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    No one (so far) has answered that he's too likely to be setting himself up for a fall, but I don't think he can go too many years without something like that happening. That's the trouble regarding Christian celebrities. It may or may be more likely to happen with those involved in a more overtly Christian facet of public visibility [e.g., Amy Grant, Sandi Patty], but he is, and will continue to be, watched like a prime suspect. We don't know if the admiration, the hatred, or the press invading his every move is more likely to weaken his staunchness.

    If there is a better example, it may be Tom Landry. Granted, Landry said he did not become a true Christian until his final year of coaching in New York, by which he was already 3 years from having been a player. Before then, he was just a 'straight man' who didn't curse, was never even suspected of being unfaithful to his wife, played hard and honest, and as a coach demanded the dedication and preparation from players that he did of himself. But then he saw God's leading in the opportunity to be the head coach of a new expansion team based in his off-season home, got involved in the new Fellowship of Christian Athletes, and saw his growing fame as means to a greater purpose than football. But in all this, he did not kneel in prayer on the field and insert gospel items into his press conferences. And in his autobiography he said it is problematic for him to see players take a knee after scoring a touchdown (this has been around a long time). It seems easier to believe Landry, then, when he said God doens't play favorites among teams in athletic competition; that his position is just that whatever a person does, he/she should give it full effort, and it could be a means of spreading the Word. And because of this approach, while his team, the Dallas Cowboys, were a very derided team among rabid fans of their opponents, Landry himself was spared the kind of hate and super-scrutiny that Tebow has garnered. When he was fired after 29 years, he got many letters of sympathy from admitted Cowboy haters, letting him that they always respected him and his hard work and steadfastness and high morals.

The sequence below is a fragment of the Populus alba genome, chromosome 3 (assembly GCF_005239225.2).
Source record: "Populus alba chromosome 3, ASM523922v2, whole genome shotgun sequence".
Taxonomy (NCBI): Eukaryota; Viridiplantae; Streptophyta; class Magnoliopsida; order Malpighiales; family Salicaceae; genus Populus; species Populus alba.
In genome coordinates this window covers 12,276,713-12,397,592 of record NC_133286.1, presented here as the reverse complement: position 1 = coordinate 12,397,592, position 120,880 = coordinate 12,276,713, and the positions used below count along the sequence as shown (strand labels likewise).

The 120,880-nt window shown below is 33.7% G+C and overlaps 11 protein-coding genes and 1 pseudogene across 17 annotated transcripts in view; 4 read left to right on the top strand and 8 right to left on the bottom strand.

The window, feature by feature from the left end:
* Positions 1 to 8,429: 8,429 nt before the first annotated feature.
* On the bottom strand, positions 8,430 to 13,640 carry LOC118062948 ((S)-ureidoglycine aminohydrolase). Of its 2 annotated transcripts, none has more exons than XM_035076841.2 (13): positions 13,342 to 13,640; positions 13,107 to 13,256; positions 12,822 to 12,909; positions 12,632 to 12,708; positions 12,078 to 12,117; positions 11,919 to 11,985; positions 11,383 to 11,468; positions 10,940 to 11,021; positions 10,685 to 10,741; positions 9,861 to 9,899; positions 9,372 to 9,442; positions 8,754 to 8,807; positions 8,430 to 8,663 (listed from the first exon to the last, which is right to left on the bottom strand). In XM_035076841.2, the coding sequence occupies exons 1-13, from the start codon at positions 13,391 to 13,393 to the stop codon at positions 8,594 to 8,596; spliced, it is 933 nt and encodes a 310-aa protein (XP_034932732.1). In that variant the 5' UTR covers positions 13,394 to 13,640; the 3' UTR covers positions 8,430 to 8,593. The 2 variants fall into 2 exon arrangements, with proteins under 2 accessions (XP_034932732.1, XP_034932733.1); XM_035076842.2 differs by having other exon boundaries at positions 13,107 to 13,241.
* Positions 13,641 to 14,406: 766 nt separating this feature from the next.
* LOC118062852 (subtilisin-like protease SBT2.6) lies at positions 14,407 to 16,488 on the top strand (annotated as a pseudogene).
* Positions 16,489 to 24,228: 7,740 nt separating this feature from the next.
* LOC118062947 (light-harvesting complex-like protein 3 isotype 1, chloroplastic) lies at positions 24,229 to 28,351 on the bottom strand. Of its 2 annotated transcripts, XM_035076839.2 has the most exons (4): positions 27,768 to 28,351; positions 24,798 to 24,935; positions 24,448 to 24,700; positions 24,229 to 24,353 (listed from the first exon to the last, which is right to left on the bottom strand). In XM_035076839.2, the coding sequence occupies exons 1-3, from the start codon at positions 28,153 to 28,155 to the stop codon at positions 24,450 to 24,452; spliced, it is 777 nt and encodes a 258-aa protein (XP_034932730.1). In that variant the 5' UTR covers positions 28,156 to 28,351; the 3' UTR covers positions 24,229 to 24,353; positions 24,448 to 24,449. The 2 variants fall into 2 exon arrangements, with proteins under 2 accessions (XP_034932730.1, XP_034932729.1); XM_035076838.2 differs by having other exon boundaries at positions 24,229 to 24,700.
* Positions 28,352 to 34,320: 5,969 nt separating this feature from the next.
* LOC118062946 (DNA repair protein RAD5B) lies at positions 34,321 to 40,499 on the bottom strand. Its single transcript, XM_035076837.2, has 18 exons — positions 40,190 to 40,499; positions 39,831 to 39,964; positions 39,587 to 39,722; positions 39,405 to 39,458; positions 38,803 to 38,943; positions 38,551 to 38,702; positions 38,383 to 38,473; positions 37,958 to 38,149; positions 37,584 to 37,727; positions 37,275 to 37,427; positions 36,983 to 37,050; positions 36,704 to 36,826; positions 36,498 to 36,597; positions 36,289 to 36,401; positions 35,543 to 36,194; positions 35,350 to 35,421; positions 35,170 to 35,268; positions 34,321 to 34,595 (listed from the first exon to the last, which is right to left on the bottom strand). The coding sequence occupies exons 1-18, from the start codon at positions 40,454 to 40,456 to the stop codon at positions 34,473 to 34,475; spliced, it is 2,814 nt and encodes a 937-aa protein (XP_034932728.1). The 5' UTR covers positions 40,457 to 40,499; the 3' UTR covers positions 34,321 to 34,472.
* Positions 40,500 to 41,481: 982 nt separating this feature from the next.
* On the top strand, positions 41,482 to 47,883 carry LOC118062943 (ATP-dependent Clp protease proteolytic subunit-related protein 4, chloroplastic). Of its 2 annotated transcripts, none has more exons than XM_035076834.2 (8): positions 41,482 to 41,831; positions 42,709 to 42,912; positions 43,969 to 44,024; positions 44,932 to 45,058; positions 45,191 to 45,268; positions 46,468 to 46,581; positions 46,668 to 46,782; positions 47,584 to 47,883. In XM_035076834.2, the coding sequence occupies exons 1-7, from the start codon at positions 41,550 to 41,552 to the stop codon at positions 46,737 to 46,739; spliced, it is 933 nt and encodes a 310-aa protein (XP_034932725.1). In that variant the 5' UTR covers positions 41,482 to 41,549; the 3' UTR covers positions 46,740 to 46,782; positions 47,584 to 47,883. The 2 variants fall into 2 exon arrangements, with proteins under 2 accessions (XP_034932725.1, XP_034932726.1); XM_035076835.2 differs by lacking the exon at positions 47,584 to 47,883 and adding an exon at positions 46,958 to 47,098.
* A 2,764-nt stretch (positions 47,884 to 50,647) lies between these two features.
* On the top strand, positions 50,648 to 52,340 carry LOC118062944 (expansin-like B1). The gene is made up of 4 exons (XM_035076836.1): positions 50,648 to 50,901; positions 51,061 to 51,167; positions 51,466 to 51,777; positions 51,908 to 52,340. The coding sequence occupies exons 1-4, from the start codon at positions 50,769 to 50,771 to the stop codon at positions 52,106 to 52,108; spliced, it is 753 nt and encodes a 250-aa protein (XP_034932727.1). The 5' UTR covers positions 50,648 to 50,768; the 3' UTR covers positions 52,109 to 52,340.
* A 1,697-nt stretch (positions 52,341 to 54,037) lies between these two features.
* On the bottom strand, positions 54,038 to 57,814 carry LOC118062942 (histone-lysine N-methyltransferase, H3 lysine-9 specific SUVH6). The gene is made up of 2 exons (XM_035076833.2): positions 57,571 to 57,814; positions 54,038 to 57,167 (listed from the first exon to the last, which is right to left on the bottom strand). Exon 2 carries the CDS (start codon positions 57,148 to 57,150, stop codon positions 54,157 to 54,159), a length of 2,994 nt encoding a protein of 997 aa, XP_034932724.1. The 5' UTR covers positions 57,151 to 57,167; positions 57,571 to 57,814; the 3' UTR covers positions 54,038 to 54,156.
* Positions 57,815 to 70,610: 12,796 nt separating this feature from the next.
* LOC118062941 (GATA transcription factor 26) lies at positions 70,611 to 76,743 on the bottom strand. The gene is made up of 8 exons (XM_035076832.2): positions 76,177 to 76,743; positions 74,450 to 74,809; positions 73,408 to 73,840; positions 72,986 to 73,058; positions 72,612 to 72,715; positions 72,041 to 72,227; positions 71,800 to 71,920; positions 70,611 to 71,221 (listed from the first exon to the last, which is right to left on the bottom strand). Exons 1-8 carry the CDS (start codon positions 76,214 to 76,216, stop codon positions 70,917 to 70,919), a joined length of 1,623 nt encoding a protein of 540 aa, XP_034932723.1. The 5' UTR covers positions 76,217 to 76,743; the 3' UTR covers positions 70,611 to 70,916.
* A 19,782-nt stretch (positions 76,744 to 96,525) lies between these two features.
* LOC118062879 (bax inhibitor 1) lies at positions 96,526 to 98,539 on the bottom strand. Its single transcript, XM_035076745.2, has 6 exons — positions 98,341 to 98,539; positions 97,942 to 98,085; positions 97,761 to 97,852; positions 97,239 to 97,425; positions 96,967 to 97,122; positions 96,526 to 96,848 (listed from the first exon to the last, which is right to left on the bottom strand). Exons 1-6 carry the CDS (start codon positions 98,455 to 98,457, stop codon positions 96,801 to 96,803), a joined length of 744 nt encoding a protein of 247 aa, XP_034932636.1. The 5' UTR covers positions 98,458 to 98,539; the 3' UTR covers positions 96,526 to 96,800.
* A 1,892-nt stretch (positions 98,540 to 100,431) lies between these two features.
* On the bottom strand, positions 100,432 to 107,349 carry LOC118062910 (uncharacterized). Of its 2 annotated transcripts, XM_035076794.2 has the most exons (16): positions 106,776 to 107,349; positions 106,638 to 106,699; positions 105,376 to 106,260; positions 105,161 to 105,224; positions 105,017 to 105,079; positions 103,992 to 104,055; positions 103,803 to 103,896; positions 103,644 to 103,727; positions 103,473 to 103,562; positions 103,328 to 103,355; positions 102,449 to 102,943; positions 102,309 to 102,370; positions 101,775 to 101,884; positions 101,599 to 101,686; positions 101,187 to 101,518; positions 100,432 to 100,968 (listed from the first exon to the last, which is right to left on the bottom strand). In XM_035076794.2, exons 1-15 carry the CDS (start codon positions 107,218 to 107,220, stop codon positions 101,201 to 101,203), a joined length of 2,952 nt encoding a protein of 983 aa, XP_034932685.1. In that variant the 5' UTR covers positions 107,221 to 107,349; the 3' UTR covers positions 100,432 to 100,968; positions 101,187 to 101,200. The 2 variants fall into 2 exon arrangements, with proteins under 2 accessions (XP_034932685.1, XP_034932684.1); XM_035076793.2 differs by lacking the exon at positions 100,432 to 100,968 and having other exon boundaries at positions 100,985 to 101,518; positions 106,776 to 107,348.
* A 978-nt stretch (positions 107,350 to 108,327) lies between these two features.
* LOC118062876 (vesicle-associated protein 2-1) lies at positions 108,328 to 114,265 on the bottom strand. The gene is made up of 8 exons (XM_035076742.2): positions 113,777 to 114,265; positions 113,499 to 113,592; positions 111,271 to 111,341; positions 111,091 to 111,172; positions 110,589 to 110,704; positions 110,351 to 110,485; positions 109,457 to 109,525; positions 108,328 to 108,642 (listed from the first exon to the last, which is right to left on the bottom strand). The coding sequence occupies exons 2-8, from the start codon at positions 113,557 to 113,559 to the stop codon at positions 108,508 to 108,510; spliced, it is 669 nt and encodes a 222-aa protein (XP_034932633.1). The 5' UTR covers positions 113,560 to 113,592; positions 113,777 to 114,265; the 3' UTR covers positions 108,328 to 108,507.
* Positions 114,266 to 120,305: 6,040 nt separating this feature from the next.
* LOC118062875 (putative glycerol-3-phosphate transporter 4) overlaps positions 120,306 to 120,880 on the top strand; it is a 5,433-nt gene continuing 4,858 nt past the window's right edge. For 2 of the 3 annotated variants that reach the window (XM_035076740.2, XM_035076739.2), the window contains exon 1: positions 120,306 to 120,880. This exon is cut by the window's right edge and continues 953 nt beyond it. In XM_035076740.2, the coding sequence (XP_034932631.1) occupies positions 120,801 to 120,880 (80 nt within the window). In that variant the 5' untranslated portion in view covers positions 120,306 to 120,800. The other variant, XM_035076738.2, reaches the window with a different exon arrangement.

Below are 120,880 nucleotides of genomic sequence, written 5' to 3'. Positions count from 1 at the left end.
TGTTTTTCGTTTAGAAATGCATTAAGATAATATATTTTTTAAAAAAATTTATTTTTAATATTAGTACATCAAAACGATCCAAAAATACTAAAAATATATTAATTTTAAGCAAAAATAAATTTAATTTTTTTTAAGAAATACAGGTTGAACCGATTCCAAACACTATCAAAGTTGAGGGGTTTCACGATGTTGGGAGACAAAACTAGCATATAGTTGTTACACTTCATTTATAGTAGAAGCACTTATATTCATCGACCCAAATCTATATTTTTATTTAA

With Tebow, we'll see. It could take years, but if he has created an image of a Christian that is impossible to live up to in such a high-profile position, he will be seen to have let a lot of people down-- in which many others will take a wicked delight.
     
    #6 Alcott, Jan 19, 2012
    Last edited by a moderator: Jan 19, 2012